After 16 years at the heart of the administration of her local GAA club, Ann McKenna, is stepping back from one of the top officer positions.
For the past 16 years, Ann has been secretary of the Donegal Gaeltacht Lár club, Gleann Fhinne.
A combination of the demands of the main administration in the busy club and a desire to move on and hand over to a new generation is behind her decision.
The Glenfin club fields teams in men’s and ladies football, adult and underage and also has a handball club.
“Things have got very technical between the internet, Facebook, Twitter and other social media,” Ann told the Democrat.
“Nobody wants to talk anymore. Everything has to be done nowadays on the internet and it is very hard to keep up with it,” added Ann, who had served as the club Oifigeach na Gaeilge, before taking on the secretary role at the club’s 2000 annual general meeting.
“You need to be available and have access to the internet literally 24/7, in case you miss something important.
“I work full-time as a home help. I leave the house every morning at 8 am and I’m not home again most evenings until after 5 pm.
“And in most of that time, I don’t have access to emails and I’m always afraid that I would miss something important.”
However, the pace of technical advancement and the modern day demands are not the sole reason that Ann has closed her laptop.
After 16 years taking the notes and following up on insurance claims and looking after the general administrative affairs of the club, Ann felt it was the right time to move on.
“I have been secretary since 2000, and I feel it is time to make way and give young blood a chance.
“Jackie O’Meara has been my assistant secretary for the last few years and I have her well trained and she is ready to take over.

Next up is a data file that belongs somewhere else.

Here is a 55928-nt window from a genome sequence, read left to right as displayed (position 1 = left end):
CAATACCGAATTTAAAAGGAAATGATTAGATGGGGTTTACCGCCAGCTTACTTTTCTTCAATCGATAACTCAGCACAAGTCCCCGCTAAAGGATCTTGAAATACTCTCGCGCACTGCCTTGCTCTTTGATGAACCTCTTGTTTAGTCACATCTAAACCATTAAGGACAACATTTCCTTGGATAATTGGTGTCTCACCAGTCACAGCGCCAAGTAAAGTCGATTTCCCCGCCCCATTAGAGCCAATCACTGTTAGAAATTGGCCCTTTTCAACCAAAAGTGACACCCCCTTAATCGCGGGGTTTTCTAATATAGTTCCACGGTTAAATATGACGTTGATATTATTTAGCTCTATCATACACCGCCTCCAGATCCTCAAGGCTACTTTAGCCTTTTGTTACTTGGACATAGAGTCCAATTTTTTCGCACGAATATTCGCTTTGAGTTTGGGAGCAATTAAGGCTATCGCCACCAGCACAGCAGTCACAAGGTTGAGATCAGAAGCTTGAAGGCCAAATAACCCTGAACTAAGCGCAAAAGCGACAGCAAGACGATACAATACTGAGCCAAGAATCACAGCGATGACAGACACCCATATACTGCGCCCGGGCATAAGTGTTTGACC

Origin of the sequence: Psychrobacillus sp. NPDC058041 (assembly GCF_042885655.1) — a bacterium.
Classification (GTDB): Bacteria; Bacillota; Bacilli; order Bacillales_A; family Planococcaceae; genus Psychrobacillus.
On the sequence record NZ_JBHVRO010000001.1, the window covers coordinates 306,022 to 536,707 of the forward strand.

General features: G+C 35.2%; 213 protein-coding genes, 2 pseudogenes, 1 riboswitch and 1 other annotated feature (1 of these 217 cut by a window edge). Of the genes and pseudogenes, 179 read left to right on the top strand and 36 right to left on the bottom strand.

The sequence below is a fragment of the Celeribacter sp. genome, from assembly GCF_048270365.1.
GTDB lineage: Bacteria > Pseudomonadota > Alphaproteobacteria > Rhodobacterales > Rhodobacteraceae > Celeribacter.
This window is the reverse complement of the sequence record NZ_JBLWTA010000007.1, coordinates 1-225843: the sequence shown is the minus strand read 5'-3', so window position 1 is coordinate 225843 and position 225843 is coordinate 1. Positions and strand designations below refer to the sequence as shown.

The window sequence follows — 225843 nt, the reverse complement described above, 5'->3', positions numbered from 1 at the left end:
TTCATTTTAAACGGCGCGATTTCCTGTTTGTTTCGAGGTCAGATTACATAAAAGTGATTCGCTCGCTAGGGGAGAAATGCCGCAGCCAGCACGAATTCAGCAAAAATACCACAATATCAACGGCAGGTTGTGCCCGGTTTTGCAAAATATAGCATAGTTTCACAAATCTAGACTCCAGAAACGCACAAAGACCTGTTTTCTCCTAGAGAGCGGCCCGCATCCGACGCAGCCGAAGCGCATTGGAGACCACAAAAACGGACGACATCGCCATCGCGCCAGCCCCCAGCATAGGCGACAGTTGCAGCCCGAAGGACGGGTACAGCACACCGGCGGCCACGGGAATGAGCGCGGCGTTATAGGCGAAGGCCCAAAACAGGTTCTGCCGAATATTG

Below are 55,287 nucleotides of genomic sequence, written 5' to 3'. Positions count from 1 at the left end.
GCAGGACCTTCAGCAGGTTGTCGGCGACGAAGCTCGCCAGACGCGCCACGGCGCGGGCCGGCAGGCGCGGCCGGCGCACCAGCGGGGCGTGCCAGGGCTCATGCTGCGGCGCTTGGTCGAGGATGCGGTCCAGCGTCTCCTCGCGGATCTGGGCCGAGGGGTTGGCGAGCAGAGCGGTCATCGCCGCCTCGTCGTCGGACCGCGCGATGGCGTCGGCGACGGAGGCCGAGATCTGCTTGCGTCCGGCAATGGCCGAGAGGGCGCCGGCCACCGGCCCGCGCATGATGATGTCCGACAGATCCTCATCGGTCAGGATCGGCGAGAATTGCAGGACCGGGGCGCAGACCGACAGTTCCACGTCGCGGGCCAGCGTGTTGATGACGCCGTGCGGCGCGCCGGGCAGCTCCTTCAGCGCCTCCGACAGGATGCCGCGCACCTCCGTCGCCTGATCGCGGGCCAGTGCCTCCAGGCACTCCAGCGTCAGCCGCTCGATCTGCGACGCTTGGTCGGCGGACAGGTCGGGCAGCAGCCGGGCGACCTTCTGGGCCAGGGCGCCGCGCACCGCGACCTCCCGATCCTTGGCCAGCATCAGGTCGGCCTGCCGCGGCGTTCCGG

“I have also agreed to stay on as assistant secretary to support her in her first year in the job. Jackie is ready to take over and I have no doubt she will do a good job.
“I became secretary at the 2000 AGM after I was proposed by Jim Quinn.
“I have enjoyed the last 16 years and I have made many good friends both in the club and from other clubs. I have also worked with a number of brilliant chairmen down the years like Liam Ward, Patsy McDermott and the current chairman, Paddy Doherty, who is a nephew of mine.”
At a time when gender quotas of up to 30% in sporting bodies is being proposed, Ann, who is all in favour of women getting involved in the GAA, says she sees gender quotas as necessary.
“I’m all for women getting involved in the GAA and we do have quite a few, both in clubs and at county board level around the country.
“We have a female secretary in Donegal, Aideen Gillen. Aideen is our third female county secretary in the last 20 years.
“Tyrone elected a lady chairperson, the first in the country, last year and we have a number of other female county secretaries and other female officers around the country.
“From my own experience I have never encountered sexism or bias because I was a woman. If anything the contrary would be very much the case. I have always been treated with respect and I have never felt unwanted because I was a woman.”
In her 16 years at the top table, Ann has experienced many highs and a few lows. On the playing fields, the 2001 winning of the Donegal and Ulster Club Intermediate Championship were definitely up there as triumphs to remember.
As was the club’s first Donegal Ladies Senior Championship title in 2011.
There were many good days, too, following underage teams, boys and girls. And there was success off the field with redevelopment of Pairc Taobhoige, the club grounds and the construction of the new clubrooms and dressing rooms.
“Of all that happened in the 16 years, the official opening by Micheál O’Muircheartaigh, in 2010, was the highlight. It was a very proud day for the club and all the other officers that had gone before us,” Ann said
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